SOA and Service Catalogues

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A recent survey suggests that two thirds of large organisations are looking to implement a service catalogue in the next few months.  However, the same survey also stated that less than half could articulate what benefit the service catalogue would be to the business.  Looks like we are in a classic technology hype cycle!

This certainly fits with our experience.  We have been talking to organisations for over two years on plans to develop or purchase a service catalogue.  Very few have one in place yet, and none have the full multi-tier service catalogue structure from the business down to IT components.

However, as I mentioned in a previous article, most SOA effort has been directed towards creating a service registry and repository to allow more effective governance and re-use of IT services.  So where does the Service Catalogue fit into SOA? 

What is a Service Catalogue?

In its simplest form, a service catalogue is a list of services provided by a organisation or function to a service consumer (external or internal customers) detailing the Performance (time and quality service levels), Functionality (a description of the inputs, outputs and transformation provided by the service), Costs (and cost model), and Delivery Model (how the service is provided).  Some service registries contain a lot of this information, but few contain some of the more commercial attributes mentioned here.  Also, , more information needs to be recorded for complex services amd design patterns than fro atomic services, and this capability is missing from many registries.

Why do we need a Service Catalogue?

In the new world of self-service and loose coupling, the ability to define what you offer in a standardised form to enable clients to understand and consume them efficiently is a key component of the way in which organisations are re-structuring themselves.  The internal consequence is a multi-level set of business, functional (e.g. IT) and component (atomic) services that describe the internal (and external) supply chain and dependencies of the organisation.

Of course there is a great deal of confusion over the difference between a Configuration Management Database (CMDB) and a service catalogue particularly in the operations and service management functions of companies.  Most internal IT departments now have a CMDB, linked to a help desk and change function.  However, traditional CMDB products do not store the breadth of information to provide service catalogue capability.  Some of the larger outsourcing companies have mature service catalogues as this is key to their costing and charging model and is defined in their contract with the client.  This practice is now spreading to become standard practice for leaner, reshaped IT departments.

How do we build a Service Catalogue?

Because a service catalogue can provide a link from the business services a consumer or business customer can order, through to the atomic infrastructure services that perform some of the component functions, it is important to understand what information you currently have, and how easy it will be to create the complete service design and bill of materials.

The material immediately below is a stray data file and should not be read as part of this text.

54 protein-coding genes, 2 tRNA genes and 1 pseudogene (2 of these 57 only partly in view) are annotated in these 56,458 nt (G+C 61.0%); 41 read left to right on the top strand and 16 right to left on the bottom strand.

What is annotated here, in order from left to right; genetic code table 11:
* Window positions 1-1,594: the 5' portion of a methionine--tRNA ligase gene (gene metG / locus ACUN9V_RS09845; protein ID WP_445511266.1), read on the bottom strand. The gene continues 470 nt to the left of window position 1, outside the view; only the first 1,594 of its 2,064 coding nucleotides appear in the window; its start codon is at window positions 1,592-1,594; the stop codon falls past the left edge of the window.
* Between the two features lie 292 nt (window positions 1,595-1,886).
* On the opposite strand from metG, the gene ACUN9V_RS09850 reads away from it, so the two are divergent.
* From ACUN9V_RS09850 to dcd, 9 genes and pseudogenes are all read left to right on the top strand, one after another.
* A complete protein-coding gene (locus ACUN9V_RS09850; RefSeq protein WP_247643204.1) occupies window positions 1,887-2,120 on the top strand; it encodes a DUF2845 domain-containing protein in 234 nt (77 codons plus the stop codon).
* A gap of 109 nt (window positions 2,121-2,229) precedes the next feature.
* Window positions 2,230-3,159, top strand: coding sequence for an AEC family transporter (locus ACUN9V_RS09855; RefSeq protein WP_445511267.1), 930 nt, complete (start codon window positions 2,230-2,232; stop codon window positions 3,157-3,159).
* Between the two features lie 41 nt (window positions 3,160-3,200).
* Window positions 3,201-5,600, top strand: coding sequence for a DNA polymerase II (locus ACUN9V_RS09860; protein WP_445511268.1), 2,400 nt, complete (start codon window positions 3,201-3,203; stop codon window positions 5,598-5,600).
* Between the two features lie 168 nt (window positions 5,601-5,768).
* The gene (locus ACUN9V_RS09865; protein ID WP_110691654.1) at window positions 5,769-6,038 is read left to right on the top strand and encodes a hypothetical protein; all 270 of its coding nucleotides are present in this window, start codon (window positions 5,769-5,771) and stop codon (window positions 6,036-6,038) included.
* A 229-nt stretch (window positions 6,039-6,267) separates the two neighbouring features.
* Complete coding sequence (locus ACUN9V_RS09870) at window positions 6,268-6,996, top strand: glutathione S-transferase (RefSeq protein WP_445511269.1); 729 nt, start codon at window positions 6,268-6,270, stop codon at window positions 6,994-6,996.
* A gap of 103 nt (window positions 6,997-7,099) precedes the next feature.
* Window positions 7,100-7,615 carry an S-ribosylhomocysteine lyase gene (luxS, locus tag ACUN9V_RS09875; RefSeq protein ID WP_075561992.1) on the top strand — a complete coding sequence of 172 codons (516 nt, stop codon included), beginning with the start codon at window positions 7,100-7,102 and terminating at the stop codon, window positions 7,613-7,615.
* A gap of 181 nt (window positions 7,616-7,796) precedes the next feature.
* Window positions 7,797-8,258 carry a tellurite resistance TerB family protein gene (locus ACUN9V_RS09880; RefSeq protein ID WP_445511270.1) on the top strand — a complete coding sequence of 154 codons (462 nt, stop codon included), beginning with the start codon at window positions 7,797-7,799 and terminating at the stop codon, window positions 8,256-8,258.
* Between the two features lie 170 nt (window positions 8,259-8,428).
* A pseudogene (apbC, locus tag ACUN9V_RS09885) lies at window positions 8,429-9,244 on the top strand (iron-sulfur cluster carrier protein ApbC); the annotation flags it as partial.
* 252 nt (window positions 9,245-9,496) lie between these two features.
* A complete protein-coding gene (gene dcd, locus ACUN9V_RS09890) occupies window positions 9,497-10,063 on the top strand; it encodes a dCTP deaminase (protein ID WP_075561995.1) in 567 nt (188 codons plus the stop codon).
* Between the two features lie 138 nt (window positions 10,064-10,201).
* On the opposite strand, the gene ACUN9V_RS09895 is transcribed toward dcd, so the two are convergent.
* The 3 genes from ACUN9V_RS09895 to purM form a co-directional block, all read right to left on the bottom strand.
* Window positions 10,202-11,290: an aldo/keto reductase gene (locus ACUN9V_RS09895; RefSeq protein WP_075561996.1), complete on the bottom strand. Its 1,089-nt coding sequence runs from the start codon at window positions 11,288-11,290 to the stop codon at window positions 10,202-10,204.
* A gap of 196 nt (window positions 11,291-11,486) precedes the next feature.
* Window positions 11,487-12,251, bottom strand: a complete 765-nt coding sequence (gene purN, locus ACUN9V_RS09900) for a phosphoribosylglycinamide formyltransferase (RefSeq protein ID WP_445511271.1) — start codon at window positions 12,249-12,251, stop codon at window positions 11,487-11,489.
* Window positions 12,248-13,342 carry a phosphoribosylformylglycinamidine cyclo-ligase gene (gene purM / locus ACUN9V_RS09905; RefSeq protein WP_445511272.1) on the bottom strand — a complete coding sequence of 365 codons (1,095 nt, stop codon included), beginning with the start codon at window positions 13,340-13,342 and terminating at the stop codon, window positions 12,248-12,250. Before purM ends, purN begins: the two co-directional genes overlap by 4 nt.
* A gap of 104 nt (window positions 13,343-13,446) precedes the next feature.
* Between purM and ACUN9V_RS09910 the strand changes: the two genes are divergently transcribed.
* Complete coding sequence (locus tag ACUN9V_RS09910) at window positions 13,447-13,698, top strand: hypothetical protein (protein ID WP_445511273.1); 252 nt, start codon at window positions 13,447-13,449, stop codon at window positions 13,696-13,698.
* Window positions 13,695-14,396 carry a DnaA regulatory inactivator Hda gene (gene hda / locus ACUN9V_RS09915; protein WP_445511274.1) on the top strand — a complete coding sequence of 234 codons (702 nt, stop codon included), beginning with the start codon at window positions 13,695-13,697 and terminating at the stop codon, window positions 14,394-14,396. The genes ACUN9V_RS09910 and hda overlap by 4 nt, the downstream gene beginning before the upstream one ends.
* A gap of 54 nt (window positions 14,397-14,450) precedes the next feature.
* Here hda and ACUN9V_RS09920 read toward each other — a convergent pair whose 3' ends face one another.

Many organisations have a (partially complete) CMDB that describes the atomic IT services and components they have identified as part of their infrastructure estate. This is a good starting point for a bottom up build of the multi-level set of service catalogues you will eventually need. 

Some organisations have created a separate set of business services that are offered as part of an end to end process view of business operations.  This can act as the business layer for the service catalogue, but will require a detailed drill down of the IT (and other support) services consumed to deliver the business service.

To pull these layers together will require a mapping exercise of each service layer against the layers above and below.  At this stage, this information can be captured in a spreadsheet or simple database.   It is best to start with the list of attributes that are required for each layer so that the right information is sought and documented.

For a simple three layer service catalogue this first mapping exercise will identify the scale of the challenge.  If this then looks quite daunting (which is true for most companies currently), then break down the exercise into three and start with either the business services (for those with a clear view of the business through perhaps a process mapping approach) or the infrastructure services, which for most companies will be simpler as you can start with the CMDB.

Once you have collated the service catalogues and understood what information is important to you, it may be wise to explore the commercial service catalogue offerings available.  Some will have been developed as extensions of current CMDB or SOA registry products.  Others have been designed from the ground up as standalone active catalogues offering a self-service to various stakeholders, with active and dynamic service discovery features.  This is a immature but rapidly changing field currently, and the best fit for you will depend on your specific needs for features, and how you wish to integrate the functionality within your governance framework.

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